Breaking News


October 05
14:20 2018

The Christian Workers Union (CWU) announced this week that despite meetings with the Minister of Labour, it is still prepared to hold industrial action within its 21-day deadline for stevedores working at the Port of Belize Limited (PBL).

The CWU held a press conference on Thursday evening, explaining that the Union had two meetings with the Minister of Labour, Dr. Carla Barnett, the Chief Executive Officer in the Ministry of Labour and the Acting Labour Commissioner.

During the course of those meetings the minister proposed several ways forward, including receiving a legal opinion from the Office of the Solicitor General about the hours of work issue, which the PBL has emphasized goes against the Laws of Belize.
CWU President, Evan “Mose” Hyde, explained that there are several other issues that need to be negotiated in the pursuit of a new collective bargaining agreement with the PBL, but that the Port has not been negotiating in good faith and forced the stevedores to pursue industrial action.

“Our position is that the law is there to protect the workers from abuse and not to prevent workers from earning the kind of salaries that makes them have financial stability,” Hyde said.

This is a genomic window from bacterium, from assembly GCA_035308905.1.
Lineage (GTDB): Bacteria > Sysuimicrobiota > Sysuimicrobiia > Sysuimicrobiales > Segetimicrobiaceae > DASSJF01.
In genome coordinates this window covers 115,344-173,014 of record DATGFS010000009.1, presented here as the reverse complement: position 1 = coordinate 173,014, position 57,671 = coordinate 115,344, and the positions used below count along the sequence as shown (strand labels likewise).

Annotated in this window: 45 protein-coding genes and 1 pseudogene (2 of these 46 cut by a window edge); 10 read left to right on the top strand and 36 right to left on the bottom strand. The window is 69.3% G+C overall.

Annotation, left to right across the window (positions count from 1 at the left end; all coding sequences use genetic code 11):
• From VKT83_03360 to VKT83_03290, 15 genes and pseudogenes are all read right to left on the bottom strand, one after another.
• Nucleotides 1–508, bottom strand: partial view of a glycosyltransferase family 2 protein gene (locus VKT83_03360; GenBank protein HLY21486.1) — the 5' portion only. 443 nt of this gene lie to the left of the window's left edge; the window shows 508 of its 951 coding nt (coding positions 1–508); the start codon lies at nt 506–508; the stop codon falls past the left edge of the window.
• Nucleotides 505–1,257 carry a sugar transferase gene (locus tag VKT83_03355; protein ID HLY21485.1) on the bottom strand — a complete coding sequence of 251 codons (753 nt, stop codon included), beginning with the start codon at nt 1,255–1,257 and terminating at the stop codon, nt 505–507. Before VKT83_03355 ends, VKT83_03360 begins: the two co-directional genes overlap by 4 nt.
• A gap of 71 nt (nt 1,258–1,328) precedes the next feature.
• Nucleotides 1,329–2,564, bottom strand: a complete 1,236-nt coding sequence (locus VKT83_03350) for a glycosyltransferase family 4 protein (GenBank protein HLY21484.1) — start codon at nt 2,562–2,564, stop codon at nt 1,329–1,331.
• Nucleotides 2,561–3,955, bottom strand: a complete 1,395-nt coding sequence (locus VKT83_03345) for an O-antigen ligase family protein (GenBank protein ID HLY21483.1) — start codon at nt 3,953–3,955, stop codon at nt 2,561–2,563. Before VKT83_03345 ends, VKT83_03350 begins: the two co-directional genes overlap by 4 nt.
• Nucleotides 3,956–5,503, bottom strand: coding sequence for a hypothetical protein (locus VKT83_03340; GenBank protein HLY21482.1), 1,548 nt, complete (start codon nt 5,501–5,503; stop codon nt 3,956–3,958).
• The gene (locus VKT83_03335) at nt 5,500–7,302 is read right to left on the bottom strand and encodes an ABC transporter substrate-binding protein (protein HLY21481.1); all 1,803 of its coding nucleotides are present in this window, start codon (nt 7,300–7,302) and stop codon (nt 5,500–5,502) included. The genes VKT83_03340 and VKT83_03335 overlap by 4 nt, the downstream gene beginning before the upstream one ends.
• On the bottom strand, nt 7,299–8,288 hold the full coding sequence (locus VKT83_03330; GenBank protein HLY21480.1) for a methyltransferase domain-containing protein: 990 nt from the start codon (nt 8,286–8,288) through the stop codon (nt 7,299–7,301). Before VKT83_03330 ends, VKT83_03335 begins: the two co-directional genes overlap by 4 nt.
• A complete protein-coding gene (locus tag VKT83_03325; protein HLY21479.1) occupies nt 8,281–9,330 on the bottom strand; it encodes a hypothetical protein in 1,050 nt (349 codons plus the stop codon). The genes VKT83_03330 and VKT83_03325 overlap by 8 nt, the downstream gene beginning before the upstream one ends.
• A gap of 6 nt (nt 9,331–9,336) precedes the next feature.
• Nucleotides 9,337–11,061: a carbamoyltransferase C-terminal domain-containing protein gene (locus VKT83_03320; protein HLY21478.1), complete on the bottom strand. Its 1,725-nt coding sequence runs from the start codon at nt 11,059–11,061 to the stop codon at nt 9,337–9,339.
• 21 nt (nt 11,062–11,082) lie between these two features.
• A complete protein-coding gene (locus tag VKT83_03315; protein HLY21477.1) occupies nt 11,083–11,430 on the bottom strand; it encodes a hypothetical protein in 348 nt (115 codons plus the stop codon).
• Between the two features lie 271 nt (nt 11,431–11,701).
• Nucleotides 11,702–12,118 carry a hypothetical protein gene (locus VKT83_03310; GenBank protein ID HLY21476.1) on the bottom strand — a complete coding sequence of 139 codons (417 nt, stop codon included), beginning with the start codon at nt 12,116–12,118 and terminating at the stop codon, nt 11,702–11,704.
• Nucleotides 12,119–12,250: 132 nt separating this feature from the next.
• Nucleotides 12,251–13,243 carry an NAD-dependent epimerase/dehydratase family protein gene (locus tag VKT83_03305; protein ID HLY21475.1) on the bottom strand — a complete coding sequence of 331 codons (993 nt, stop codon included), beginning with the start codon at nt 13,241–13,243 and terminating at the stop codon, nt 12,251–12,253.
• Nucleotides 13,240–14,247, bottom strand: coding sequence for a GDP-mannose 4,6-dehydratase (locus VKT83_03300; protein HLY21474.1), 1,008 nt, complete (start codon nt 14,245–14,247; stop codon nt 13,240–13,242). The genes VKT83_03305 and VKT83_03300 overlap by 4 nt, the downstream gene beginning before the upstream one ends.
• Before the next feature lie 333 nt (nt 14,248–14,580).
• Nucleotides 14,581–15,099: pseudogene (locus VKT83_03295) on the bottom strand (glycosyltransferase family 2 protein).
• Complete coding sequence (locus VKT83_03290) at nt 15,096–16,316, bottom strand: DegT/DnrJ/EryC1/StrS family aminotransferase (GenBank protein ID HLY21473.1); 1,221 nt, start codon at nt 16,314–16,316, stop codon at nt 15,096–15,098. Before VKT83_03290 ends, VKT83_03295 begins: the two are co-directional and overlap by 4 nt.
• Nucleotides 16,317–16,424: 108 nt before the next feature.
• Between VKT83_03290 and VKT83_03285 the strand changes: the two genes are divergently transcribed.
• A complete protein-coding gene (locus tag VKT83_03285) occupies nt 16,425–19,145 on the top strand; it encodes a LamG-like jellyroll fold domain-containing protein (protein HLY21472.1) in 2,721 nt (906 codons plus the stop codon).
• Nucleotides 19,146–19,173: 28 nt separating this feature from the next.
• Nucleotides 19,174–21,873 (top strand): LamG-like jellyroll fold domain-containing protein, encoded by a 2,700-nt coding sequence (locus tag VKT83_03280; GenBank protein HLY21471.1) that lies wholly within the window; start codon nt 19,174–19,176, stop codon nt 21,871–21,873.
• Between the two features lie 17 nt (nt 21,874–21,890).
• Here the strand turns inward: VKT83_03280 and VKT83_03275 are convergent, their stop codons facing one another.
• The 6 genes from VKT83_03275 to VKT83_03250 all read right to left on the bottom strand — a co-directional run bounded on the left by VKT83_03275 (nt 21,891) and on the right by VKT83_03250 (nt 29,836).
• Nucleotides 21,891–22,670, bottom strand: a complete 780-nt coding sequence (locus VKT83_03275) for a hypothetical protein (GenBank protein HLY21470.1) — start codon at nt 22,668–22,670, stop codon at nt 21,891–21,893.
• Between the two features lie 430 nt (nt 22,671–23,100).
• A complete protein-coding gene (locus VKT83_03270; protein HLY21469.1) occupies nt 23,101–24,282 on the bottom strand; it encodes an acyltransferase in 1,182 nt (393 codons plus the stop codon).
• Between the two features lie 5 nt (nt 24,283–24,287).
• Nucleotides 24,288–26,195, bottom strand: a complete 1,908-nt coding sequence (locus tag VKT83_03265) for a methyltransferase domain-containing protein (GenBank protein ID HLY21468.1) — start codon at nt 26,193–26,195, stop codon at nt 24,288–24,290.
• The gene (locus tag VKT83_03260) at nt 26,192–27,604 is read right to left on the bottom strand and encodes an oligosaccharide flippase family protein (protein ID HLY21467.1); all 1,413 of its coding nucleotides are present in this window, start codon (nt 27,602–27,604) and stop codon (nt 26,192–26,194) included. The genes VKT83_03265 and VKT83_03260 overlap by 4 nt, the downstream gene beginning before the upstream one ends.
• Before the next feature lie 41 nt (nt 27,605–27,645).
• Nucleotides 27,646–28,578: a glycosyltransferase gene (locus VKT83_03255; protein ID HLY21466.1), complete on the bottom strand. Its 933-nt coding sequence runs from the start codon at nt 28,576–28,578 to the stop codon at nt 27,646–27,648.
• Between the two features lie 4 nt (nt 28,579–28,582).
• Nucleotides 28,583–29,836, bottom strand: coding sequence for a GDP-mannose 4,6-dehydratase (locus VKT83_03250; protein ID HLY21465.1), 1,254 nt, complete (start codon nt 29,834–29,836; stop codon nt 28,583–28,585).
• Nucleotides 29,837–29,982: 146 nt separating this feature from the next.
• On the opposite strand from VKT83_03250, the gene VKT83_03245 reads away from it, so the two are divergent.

Hyde said that the union is prepared to negotiate on other matters while legal opinions are being formed on the hours of work issue while emphasizing that remunerations for the stevedores continues to be the Union’s top priority. Hyde said that when the BPL first came with the new proposals for shortened hours of work, the CWU had a certified accountant look at the proposals, and estimated that stevedores would have had their salaries reduced from $11.50 an hour to around $8.50 an hour when considering other factors.

On Monday, the CWU issued a release declaring the beginning of its 21-day countdown following its last meeting with the BPL ending in an impasse. Chief Executive Officer of the BPL, Arturo Vasquez, explained that the Port deliberately forced an impasse in negotiations with the CWU in the hopes of triggering a clause in their agreement which would bring in an independent third party for mediation.

The Port maintains that, even though the practice of exceeding the hours of work prescribed in the law has been a practice spanning back several year, the practice is still illegal and therefore needs to be discontinued.

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